On Tuesday, June 30th, the Mississippi Legislature passed a bill that could grant parole to thousands of incarcarated inmates.
The Mississippi Correctional Safety and Rehabilitation Act of 202, or SB 2123, was approved by the House and Senate after several lawmakers raised concerns about the effect of releasing prisoners on law enforcement.
If Governor Tate Reeves signs the bill, it would allow people convicted of non violent crimes to be eligible for parole after serving 25% of their sentence or after 10 years, whichever comes first. Those convicted of violent crimes would be eligible after 50% served of their term, or after 20 years. This applies to those sentenced between July 1, 1995, and June 30, 2014. The bill also allows geriatric parole opportunities for people 65 and older who have served at least 10 years of their sentence.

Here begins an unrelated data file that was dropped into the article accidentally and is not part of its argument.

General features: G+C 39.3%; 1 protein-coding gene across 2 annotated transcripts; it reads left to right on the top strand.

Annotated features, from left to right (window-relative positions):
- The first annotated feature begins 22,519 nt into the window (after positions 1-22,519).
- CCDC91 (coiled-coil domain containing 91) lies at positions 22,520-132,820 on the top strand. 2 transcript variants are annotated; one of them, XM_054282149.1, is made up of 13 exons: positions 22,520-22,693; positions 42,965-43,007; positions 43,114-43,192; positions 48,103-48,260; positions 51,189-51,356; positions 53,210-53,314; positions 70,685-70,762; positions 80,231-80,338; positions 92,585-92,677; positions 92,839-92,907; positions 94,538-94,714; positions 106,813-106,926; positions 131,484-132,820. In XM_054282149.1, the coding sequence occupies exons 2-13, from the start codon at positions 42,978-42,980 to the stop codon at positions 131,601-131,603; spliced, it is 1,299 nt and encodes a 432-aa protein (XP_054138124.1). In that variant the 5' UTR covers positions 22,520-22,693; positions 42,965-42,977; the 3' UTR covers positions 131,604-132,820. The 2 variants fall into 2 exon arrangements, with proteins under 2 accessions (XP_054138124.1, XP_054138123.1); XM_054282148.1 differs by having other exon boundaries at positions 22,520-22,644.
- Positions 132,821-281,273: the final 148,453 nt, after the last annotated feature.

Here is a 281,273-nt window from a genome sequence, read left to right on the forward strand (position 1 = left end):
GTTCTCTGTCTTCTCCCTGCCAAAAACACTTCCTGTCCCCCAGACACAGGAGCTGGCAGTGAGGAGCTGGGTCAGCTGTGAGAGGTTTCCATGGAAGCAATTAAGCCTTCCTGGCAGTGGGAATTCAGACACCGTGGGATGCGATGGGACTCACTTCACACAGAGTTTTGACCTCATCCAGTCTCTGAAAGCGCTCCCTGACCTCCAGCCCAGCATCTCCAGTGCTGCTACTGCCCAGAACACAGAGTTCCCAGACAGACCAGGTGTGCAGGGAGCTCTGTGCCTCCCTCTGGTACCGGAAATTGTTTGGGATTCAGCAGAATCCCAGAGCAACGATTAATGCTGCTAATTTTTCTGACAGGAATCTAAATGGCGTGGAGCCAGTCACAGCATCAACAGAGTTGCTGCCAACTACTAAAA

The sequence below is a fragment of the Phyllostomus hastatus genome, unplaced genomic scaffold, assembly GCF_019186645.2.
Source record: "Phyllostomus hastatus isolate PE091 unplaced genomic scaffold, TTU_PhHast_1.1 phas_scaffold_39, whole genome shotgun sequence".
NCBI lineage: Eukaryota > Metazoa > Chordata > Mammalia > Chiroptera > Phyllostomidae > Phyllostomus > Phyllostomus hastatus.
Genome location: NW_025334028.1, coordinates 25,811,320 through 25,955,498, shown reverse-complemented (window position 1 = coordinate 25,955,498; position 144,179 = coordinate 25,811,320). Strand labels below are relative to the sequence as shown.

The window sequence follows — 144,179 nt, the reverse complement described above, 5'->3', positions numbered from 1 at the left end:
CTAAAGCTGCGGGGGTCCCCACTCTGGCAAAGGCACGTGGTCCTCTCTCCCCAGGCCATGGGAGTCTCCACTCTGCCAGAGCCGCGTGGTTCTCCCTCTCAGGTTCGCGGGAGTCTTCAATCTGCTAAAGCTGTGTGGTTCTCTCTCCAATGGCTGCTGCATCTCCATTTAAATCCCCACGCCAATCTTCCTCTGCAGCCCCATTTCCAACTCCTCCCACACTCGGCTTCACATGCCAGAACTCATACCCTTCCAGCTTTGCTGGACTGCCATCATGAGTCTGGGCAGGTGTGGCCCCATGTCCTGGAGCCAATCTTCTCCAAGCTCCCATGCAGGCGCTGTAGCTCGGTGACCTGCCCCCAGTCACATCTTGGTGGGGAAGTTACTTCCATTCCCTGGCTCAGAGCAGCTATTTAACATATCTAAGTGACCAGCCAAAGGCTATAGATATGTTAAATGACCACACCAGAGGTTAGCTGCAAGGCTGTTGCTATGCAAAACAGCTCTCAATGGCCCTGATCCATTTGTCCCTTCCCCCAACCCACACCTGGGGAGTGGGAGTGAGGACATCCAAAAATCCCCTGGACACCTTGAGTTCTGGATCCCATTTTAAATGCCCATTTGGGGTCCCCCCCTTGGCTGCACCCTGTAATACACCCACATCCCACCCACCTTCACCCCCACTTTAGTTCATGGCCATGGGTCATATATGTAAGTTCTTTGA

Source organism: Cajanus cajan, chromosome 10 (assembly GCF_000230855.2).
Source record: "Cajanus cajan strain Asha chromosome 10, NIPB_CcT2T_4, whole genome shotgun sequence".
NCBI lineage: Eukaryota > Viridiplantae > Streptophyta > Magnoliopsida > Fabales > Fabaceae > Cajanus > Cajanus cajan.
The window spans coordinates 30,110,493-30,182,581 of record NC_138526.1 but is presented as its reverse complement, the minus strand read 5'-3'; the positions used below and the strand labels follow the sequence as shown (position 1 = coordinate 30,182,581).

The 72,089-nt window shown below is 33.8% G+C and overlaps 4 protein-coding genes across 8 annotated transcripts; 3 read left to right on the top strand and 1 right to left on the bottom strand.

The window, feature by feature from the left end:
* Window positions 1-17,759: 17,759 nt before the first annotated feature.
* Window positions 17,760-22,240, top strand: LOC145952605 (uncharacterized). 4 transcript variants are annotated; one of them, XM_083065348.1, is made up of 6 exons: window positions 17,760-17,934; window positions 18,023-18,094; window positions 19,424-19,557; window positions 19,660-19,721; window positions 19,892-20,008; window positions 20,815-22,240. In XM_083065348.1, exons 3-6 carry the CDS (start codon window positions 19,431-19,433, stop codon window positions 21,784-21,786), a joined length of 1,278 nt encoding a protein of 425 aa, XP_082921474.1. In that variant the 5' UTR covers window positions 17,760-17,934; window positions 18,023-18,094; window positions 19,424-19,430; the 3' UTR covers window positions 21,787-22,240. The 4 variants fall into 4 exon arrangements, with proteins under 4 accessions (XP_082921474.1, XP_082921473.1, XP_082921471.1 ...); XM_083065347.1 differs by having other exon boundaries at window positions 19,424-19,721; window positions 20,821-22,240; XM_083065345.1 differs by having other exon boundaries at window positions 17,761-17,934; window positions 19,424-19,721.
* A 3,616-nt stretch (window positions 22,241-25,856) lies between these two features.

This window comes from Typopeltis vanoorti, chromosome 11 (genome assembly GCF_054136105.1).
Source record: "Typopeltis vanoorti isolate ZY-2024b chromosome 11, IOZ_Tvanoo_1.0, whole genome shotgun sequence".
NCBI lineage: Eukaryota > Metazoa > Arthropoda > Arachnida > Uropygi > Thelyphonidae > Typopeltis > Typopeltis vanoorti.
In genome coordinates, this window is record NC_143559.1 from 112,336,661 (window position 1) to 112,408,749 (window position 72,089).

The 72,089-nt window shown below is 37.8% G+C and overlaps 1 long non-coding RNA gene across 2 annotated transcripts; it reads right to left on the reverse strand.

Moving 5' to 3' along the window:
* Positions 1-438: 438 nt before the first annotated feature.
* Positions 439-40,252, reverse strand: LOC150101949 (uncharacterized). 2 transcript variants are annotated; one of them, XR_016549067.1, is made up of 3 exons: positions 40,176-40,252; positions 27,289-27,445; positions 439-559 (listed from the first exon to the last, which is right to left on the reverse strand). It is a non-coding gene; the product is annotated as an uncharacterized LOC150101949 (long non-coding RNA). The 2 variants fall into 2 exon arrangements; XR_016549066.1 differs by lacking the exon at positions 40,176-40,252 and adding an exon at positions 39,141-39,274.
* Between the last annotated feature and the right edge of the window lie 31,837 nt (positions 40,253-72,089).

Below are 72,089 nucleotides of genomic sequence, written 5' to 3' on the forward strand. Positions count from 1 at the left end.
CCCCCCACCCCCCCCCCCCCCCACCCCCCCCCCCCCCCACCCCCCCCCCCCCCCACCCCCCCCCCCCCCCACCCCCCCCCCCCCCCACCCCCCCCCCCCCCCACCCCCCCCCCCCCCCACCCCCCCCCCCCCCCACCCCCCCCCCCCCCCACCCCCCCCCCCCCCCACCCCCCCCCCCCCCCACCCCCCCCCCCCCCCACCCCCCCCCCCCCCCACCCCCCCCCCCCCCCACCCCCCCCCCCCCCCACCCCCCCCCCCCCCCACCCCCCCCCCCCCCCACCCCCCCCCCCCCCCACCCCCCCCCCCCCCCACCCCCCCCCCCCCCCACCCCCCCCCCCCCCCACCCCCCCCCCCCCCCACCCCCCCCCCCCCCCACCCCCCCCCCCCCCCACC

The parole board can still deny parole to any inmate. This bill just provides the opportunity for inmates to apply to the parole board. Habitual offenders, sex offenders, and inmates sentenced for capital murder are not eligible.
Mississippi is the second most incarcerated state and the cost of housing those inmates is incredibly expensive. Each inmate costs the state approximately $14,500 a year. Giving more inmates the chance of parole would incentivise participation in educational and rehabilitative activities, and ideally reduce violence.
This bill will also allow victims to speak at the parole hearings of the offenders and plead their case.